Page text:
Suppose that the average value on all intervals $[a,b]$ is equal to $f((a+b)/2)$. Prove that $f''(x) = 0$ for all $x \in \mathbb{R}$

I understand that $$f(x)$$ must be linear with a first derivative equal to a constant. I'm just not sure how I can use the mean value property of integrals to show something about $$f''(x)$$. The hint on this question is to use the fundamental theorem of calculus or Jensen's inequality.

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• You say that you understand that the first derivative must be a constant. Does this mean you have proven that part? I am not sure what you need help with. – InterstellarProbe May 23 at 21:17

Assuming $$f$$ is integrable and twice differentiable (otherwise your statement about average value doesn't make sense, nor your final statement*), $$\int_a^bf(x)\,\mathrm dx=(b-a)f\left(\cfrac{a+b}{2}\right)$$

Differentiate both sides w.r.t $$\,b$$, using the Leibniz integral rule (derived from fundamental theorem of calculus) for the LHS:

$$f(b)=\frac{b}{2}f'\left(\cfrac{a+b}{2}\right)+f\left(\cfrac{a+b}{2}\right)-\frac{a}{2}f'\left(\cfrac{a+b}{2}\right)$$

Now set $$b=0$$ and $$a=2x$$:

$$f(0)=f(x)-xf'(x)$$

Differentiate both sides w.r.t $$x$$:

$$0=f'(x)-f'(x)-xf''(x)$$

so $$f''(x)=0$$ for all $$x\neq 0$$.

Thus we have proven the function is linear everywhere except $$0$$. Since $$f'(0)$$ and $$f'(x)$$, $$f'(-x)$$ are constants for $$x>0$$ exists, we know $$f'(0)$$ has to be equal to each of these and thus $$f''(0)=0$$.

*I'm not sure if you're able to prove that $$f$$ has to be twice differentiable.

• I see why $f'(x)$ and $f'(-x)$ are constant, because you've shown $f''=0$ for $x\neq 0$. Why does $f'(0)$ have to be equal to each of these constants? Is it because if it is not, then $f''$ is discontinuous at $x=0$? – Frudrururu May 24 at 4:11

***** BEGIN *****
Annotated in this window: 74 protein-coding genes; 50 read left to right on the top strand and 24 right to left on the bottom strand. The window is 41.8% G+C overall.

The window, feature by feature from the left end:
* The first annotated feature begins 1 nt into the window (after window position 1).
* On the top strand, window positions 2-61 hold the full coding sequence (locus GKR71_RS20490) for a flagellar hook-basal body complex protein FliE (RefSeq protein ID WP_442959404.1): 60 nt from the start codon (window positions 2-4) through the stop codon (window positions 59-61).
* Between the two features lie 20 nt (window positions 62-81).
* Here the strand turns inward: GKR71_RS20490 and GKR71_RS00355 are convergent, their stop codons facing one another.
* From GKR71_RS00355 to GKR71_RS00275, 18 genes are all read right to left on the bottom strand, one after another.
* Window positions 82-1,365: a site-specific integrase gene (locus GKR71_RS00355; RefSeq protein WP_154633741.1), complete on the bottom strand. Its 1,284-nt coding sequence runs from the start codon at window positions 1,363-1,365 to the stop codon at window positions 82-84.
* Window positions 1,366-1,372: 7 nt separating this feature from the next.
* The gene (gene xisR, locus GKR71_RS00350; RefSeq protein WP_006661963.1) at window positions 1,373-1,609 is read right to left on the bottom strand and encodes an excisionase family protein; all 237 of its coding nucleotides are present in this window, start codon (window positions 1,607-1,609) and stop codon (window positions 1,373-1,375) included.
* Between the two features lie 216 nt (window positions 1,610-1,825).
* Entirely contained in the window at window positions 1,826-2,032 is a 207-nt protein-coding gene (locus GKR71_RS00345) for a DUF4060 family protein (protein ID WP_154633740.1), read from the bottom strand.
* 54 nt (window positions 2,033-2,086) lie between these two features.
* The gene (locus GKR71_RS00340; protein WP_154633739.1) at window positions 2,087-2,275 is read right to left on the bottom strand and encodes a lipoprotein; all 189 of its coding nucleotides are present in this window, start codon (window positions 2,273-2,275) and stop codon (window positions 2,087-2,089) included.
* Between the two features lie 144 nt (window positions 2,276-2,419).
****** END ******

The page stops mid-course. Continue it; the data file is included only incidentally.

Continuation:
• You can apply mean value theorem to prove that. In general, Darboux theorem tells that derivatives (if exist on an interval) enjoy intermediate value property regardless of it's continuity, and so, no jump discontinuity can occur to them. – Sangchul Lee May 24 at 6:10

I will assume that $$f$$ is locally integrable for an obvious reason. Our aim is to prove that $$f$$ is linear, which is then enough to conclude that $$f$$ is twice-differentiable with $$f'' \equiv 0$$.

Let $$x < y$$ and $$0 < \lambda < 1$$ be arbitrary. Set

$$c = \lambda x + (1-\lambda) y, \qquad a = 2x - c, \qquad b = 2y - c.$$

Then $$a < x < c < y < b$$ and

$$\frac{a+b}{2} = (1-\lambda)x + \lambda y, \qquad \frac{a+c}{2} = x, \qquad \frac{c+b}{2} = y.$$

So it follows that

\begin{align*} f((1-\lambda)x+\lambda y) &= \frac{\int_{a}^{b} f(t) \, \mathrm{d}t}{b-a} \\ &= \frac{\int_{a}^{c} f(t) \, \mathrm{d}t + \int_{c}^{b} f(t) \, \mathrm{d}t}{b-a} \\ &= \frac{(c-a)f(x) + (b-c)f(y)}{b-a} \\ &= (1-\lambda) f(x) + \lambda f(y). \end{align*}

This proves that $$f$$ is linear.